For the participants in STEM areas, teamwork was mentioned but not expanded on in their cover letters and résumés. In most cases, leadership, innovation, and creativity were preferred over supporting others. The next example came from Dani, a female electronic engineering student. She has been working as a tutor since 2012. Despite being involved in pedagogical practices with younger children, she decided to apply for a position as a manufacturing process engineer. In her cover letter she wrote,

I would like to give my ideas and capacity to develop innovative technologies, in order to contribute to the company and to the world. Capacities such as leadership, creative, communication, willingness to search for new knowledge and always with a positive attitude. [sic]

Dani positioned herself based on the skills she assumed the job required. The undergraduate students were aware of the skills they needed to promote. They picked which ones would likely get them hired, even when those skills failed to represent their previous experience or how they positioned themselves in interaction with others.

Another aspect that I looked at was how students positioned themselves in relation to their research groups. The female undergraduates, regardless of their major, used a collective “we” to describe their roles. In the following excerpts, I contrasted two interviews, one from Caim and the other from Max Power. Caim is a female undergraduate majoring in biology. She has been part of her research group since 2017. Max Power is a male undergraduate majoring in transportation engineering and has worked as a consultant engineer in his group since 2018. I asked both students to describe a previous work experience based on their résumés. Caim and Max Power’s interviews are as follows:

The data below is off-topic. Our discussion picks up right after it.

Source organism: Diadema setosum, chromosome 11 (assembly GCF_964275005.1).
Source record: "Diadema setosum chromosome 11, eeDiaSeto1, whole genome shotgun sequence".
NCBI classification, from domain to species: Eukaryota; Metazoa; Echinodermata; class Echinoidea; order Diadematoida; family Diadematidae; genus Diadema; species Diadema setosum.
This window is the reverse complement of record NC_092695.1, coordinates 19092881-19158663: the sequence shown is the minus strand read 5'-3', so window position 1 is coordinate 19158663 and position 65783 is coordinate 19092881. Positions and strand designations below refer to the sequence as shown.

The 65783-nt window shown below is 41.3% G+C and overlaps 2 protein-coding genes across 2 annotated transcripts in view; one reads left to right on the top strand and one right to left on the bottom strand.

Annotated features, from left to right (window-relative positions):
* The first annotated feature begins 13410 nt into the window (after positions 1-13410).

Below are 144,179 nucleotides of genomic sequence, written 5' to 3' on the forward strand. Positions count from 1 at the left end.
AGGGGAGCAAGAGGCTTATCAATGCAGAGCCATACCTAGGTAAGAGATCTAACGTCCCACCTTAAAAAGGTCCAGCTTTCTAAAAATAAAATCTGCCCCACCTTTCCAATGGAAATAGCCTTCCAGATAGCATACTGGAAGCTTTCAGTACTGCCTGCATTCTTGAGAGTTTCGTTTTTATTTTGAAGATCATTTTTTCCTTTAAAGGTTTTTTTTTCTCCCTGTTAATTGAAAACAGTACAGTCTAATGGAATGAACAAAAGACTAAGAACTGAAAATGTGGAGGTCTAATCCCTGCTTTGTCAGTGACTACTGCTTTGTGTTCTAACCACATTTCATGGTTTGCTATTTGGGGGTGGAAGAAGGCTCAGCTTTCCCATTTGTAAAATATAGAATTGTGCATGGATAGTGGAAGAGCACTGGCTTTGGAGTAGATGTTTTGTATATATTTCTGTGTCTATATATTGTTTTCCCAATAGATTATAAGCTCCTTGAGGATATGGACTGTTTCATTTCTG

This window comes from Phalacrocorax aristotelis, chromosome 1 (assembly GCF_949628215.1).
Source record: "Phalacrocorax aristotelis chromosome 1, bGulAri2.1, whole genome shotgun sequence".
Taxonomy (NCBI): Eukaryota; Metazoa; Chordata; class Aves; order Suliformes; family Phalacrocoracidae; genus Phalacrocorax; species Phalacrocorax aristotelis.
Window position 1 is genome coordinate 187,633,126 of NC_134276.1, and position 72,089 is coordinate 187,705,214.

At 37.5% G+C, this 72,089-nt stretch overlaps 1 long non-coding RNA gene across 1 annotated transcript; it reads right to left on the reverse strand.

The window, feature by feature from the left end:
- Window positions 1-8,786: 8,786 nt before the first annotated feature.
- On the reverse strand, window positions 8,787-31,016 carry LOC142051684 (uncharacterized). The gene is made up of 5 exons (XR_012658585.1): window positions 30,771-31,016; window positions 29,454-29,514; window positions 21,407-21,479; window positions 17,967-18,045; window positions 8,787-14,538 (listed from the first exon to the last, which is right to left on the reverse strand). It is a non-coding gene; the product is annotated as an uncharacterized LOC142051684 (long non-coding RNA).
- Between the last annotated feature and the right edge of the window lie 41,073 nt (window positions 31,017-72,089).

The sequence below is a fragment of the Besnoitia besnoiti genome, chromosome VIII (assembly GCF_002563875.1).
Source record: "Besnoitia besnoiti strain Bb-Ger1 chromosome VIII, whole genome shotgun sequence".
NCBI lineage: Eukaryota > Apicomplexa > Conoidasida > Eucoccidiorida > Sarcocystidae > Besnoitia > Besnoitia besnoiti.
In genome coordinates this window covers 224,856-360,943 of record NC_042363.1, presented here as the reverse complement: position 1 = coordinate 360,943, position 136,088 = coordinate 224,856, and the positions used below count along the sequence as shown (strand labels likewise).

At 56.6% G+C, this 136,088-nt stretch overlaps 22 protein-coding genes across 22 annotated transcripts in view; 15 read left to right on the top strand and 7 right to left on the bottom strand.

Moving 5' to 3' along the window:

Nosotros1 analizamos transectos, nosotros analizamos dos en Arcabuco, dos en Santa María. Eh, evaluamos todos las familias en lo que en el transecto se recogió todo lo que se identificó, o sea, todo lo nuevo, digamos. Eh, lo que hicimos después es identificar todas las familias a géneros, algunas especies, no todas, por eso solo lo dejamos en géneros. [We analyzed transects. We analyzed two in Arcabuco and two in Santa Maria. We evaluated all of the families, whose identities we collected from the transect. In other words, we identified all of the new transects. What we did afterwards was identify some of the species in families of genres]. (Caim, Interview 1)

Yes, well, eh, when I started working with transportation, they also needed a special banner for a bus for publicity. They don’t, they didn’t have the resources to hire a graphic designer. So, they needed someone who could take care of that situation, I offered myself. I showed them some of my work, and they told me it was real, really good. And I did the final banner, and it’s the one they are currently using at the bus. [sic] (Max Power, Job Interview)

I chose to contrast these two interviews because it was apparent how one student took on the individual credit, while the other preferred to credit her team. As I mentioned before, the collective “we” came up every time I asked a female student to explain what they did on a project or as part of their research group. To provide another example, Juana, a female biology student, described her participation as,

My role in my research group, I work many things at the same time like clean specimens, going field to collect data, also I used to make data analysis. We have to show our work in congresses, symposiums, things like that. [sic] (Job Interview)